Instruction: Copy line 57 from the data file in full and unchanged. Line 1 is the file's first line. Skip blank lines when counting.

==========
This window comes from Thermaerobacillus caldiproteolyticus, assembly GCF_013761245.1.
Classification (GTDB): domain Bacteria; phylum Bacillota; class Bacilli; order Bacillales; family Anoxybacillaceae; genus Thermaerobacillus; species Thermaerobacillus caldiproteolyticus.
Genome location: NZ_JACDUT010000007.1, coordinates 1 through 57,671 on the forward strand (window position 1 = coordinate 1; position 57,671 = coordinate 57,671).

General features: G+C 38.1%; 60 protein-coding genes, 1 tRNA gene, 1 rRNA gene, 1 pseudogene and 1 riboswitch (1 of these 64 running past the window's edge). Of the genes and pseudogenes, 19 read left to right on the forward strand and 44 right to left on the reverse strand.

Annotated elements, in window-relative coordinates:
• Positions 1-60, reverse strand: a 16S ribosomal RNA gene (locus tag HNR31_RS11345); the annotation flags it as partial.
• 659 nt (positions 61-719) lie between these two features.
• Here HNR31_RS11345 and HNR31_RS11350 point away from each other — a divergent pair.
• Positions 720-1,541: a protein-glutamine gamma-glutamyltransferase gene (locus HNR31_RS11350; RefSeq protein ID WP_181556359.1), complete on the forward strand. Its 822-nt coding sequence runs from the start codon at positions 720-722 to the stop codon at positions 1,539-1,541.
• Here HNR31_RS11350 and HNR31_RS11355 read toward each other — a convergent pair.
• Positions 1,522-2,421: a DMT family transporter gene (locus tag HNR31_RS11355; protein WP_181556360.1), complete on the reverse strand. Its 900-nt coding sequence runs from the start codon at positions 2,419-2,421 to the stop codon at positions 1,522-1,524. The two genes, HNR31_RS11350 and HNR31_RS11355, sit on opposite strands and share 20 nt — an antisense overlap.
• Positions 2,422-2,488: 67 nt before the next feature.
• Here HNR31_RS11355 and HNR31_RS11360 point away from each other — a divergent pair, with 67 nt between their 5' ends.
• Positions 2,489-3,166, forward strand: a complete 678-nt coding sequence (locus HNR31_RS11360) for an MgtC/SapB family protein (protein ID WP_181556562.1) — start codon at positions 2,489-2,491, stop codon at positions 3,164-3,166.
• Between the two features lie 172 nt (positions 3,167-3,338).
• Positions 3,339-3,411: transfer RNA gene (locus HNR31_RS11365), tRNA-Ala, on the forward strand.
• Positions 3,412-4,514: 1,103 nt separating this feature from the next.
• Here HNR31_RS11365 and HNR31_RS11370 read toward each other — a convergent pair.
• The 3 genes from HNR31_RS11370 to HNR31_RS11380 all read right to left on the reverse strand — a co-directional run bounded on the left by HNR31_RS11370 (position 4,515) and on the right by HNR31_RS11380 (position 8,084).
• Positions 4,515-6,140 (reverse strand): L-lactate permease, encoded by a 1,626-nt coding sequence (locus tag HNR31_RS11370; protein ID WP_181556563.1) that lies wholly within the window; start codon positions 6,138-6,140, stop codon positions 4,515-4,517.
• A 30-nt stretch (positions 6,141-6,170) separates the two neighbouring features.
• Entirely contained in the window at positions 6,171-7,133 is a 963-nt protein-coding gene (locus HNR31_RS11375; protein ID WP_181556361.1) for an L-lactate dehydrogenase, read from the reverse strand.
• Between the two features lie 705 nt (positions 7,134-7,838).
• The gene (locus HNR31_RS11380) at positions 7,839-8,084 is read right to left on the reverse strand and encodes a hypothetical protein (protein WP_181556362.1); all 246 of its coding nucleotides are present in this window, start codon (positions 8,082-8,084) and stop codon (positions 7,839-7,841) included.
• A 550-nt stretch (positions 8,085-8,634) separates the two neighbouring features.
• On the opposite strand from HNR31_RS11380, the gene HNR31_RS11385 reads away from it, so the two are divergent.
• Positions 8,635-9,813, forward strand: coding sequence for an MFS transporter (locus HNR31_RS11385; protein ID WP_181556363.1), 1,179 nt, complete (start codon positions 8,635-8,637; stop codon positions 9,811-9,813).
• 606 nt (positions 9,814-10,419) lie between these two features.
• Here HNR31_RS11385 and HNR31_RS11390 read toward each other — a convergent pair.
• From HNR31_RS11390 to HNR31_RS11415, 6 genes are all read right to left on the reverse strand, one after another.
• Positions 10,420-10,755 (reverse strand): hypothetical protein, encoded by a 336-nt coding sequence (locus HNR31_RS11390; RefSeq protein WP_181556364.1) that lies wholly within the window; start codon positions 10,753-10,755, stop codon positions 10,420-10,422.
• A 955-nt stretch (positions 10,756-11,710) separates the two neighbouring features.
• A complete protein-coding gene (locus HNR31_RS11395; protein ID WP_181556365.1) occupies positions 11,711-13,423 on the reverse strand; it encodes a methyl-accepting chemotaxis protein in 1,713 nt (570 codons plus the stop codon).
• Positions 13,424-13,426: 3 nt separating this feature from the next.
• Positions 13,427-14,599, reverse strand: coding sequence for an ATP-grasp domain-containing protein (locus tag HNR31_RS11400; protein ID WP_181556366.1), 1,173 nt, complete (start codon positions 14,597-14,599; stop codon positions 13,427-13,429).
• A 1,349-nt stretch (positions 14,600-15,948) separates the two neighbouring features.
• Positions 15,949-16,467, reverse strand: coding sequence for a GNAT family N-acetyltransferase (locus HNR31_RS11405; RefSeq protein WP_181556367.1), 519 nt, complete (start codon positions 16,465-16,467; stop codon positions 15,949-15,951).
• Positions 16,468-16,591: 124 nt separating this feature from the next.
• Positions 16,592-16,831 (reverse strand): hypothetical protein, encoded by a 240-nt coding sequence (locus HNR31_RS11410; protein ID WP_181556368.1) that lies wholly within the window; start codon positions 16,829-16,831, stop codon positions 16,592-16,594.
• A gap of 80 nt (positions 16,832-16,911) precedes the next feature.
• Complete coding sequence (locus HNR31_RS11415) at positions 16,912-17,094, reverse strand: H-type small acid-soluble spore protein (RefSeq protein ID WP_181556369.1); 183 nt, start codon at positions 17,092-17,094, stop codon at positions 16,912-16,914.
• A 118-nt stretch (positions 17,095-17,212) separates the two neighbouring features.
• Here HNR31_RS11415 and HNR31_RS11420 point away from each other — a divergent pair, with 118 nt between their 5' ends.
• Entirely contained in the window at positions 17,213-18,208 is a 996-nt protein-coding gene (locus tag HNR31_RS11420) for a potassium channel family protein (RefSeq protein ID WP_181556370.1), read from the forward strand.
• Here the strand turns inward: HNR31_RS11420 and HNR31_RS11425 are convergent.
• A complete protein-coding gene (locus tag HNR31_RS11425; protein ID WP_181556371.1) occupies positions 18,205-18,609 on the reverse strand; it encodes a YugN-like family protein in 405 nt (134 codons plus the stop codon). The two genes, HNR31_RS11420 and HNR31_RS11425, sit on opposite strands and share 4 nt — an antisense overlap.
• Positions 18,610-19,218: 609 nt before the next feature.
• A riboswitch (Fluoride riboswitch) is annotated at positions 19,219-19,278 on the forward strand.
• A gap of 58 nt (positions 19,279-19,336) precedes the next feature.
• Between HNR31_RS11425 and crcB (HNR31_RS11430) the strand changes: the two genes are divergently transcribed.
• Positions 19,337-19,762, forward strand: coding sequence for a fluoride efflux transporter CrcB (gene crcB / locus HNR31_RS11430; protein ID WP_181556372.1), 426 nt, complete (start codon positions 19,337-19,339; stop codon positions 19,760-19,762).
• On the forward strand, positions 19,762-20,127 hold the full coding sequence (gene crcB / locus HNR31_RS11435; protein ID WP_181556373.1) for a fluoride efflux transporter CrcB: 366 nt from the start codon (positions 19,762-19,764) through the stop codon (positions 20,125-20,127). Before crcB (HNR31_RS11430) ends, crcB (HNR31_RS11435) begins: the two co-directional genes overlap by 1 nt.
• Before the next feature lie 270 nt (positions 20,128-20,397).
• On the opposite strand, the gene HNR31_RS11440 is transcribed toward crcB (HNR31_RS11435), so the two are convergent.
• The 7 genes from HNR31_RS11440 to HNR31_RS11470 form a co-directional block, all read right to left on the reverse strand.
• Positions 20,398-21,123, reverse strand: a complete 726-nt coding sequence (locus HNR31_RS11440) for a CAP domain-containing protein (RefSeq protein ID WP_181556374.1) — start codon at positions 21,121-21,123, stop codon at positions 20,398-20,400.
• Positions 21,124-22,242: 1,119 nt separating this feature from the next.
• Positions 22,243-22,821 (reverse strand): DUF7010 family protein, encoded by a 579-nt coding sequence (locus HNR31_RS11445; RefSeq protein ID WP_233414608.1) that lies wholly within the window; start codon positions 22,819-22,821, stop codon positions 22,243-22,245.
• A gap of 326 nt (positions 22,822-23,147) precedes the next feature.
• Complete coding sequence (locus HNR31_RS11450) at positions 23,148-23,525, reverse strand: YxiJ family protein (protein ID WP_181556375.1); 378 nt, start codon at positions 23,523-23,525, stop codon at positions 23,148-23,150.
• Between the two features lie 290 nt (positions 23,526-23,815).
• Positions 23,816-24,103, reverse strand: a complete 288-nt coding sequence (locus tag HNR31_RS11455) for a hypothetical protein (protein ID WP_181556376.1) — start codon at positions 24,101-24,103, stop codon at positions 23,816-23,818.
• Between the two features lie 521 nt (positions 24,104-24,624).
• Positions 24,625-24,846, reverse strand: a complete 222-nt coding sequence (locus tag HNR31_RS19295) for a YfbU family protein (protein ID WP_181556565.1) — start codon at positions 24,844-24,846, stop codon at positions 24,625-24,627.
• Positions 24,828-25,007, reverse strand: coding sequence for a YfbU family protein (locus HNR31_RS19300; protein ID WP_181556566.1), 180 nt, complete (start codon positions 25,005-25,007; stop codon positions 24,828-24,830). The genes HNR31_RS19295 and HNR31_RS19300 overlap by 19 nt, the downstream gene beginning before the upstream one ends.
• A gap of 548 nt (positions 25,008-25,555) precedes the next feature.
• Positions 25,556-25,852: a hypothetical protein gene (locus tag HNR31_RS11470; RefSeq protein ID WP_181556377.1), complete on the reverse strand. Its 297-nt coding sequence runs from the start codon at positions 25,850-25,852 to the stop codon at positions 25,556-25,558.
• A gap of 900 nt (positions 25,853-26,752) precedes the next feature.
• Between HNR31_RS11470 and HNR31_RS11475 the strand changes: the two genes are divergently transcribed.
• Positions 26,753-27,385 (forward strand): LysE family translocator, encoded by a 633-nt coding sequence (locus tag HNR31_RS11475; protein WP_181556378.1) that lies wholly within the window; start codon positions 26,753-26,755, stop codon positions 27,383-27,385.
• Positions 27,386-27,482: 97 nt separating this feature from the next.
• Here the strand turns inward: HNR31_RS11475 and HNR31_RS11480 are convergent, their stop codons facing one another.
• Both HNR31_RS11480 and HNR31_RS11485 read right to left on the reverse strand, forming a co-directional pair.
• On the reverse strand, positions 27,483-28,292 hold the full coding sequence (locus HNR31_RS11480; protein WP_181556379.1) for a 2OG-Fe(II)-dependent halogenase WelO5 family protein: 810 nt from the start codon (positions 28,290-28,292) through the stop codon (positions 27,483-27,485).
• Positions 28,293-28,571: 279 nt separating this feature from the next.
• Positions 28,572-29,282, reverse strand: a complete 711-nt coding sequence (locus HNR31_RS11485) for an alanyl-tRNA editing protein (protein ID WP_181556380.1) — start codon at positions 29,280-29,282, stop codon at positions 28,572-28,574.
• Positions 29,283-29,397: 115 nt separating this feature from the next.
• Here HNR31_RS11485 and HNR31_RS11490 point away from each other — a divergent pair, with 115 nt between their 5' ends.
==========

• Positions 21,124-22,242: 1,119 nt separating this feature from the next.